Course Hero. "The Jungle Book Study Guide." Course Hero. 4 May 2017. Web. 22 Aug. 2018. <https://www.coursehero.com/lit/The-Jungle-Book/>.
Course Hero. (2017, May 4). The Jungle Book Study Guide. In Course Hero. Retrieved August 22, 2018, from https://www.coursehero.com/lit/The-Jungle-Book/
(Course Hero, 2017)
Course Hero. "The Jungle Book Study Guide." May 4, 2017. Accessed August 22, 2018. https://www.coursehero.com/lit/The-Jungle-Book/.
Course Hero, "The Jungle Book Study Guide," May 4, 2017, accessed August 22, 2018, https://www.coursehero.com/lit/The-Jungle-Book/.
Little Toomai is a fearless boy whose father—and grandfather before him—is an elephant driver for the government. Little Toomai knows Kala Nag, his father's old elephant, fears him and will always follow his orders. Big Toomai wants Little Toomai to grow up and be an elephant driver, too, because it is less dangerous and the government supplies a pension. However, Little Toomai loves the jungle and excitement of capturing wild elephants.
During a hunt Little Toomai slips down to the ground between two big elephants and ropes a wild elephant. Kala Nag lifts him up by the trunk, only to have Little Toomai get a talking-to from his father. His father doesn't want Petersen Sahib, the white man who runs the elephant-catching drives, to make Little Toomai become an elephant catcher. Petersen Sahib is impressed with his ability to rope an elephant but knows it's too dangerous for a little boy. Petersen Sahib tells Little Toomai he can go into the Keddahs, the elephant roundups, when he sees "the elephants dance," which means never, because no man has ever seen this ritual.
The same night elephant-hunting season ends, Kala Nag escapes, taking Little Toomai with him. Across elephant camps near and far, other elephants break their chains and pull up the posts they are tied to, and they all head for a secret spot in the jungle. Little Toomai, lying flat on Kala Nag's back, witnesses the secret elephant dance, as all of the elephants, wild and tame, gather together to circle around and stomp in unison.
The next morning Little Toomai and Kala Nag follow Pudmini, Petersen Sahib's elephant, to his camp. Little Toomai is so tired he slips off Kala Nag in front of Petersen Sahib and collapses, but not before he tells him he has seen the elephant dance. Machua Appa, the head tracker, and Petersen Sahib follow the elephants' footprints into the jungle, so they know Little Toomai has told the truth. They honor him by renaming him Toomai of the Elephants and allowing him to join the hunters. Although Big Toomai is horrified his son escaped in the night to follow the elephants, he has no choice but to accept the great honor bestowed upon Little Toomai.
This chapter reflects on interactions between animals and human beings, an ongoing theme in The Jungle Book. Human beings in many of the stories don't understand animals and how they live their lives, just as many of the human beings in this chapter don't understand the elephants. Little Toomai is one exception to this rule, and Machua Appa spots this difference right away at the beginning of the chapter. Big Toomai thinks Little Toomai's efforts to rope a wild elephant are not only not helpful, but that they will condemn Little Toomai to a life of danger and an early death. But Big Toomai doesn't appear to really understand elephants, despite the fact that elephant riding is his family's trade.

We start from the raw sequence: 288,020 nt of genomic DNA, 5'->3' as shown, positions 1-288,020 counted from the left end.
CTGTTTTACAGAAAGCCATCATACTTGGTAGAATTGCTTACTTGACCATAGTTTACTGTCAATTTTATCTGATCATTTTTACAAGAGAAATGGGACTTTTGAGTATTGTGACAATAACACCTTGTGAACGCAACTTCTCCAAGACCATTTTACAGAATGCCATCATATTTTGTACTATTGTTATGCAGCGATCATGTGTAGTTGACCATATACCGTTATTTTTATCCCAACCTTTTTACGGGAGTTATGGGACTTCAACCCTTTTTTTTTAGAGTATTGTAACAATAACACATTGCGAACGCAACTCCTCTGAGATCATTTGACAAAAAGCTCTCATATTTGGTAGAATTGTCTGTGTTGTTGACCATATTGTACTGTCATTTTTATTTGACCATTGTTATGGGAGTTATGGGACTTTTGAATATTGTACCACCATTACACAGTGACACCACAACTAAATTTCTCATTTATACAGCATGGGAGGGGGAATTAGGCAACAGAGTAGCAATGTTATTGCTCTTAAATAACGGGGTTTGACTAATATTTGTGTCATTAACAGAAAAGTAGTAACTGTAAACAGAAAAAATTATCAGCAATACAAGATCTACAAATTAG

The relationships among the elephants in this chapter also suggests a tension within the colonized peoples: those who collaborate in the colonization and exploitation of their own people, and those who are colonized through the efforts of their own countrymen. The elephant Kala Nag is respected by the British first for his work in their military, and later for his service in capturing wild elephants to be broken into service. Kipling characterizes this exploitation benignly, saying that "Elephants are very strictly preserved by the Indian Government," yet he describes not preservation in the sense of conservation, but conscription into service.
Big Toomai would like to make life easier on himself by taking the elephants away from their natural habitat and working with them on civilization's terms, on flat roads. Little Toomai, however, is in love with the hills and the excitement of being around the wild elephants. This willingness to, at times, live life on the elephant's terms allows him entry into a secret ritual no other human has seen—the elephant dance. Little Toomai prides himself on being able to get Kala Nag to do what he wants, but in this situation, he is just along for the ride. Kala Nag is in control, and Little Toomai is the beneficiary of a very special experience.
The end of the story is a reversal in that Little Toomai's first interaction with the wild elephants gets him into trouble. He gets a bit of money for candy from Petersen Sahib, which feels like a reward, but he also gets a promise that, essentially, he will never be able to be in the elephant stockade. Little Toomai's experience with the elephant dance completely reverses Petersen Sahib's thinking about him, though. The entire camp hails Little Toomai as "Toomai of the Elephants," almost royalty in these circles. That one event is the hinge on which the story turns, and bravery, as in the other stories, is rewarded.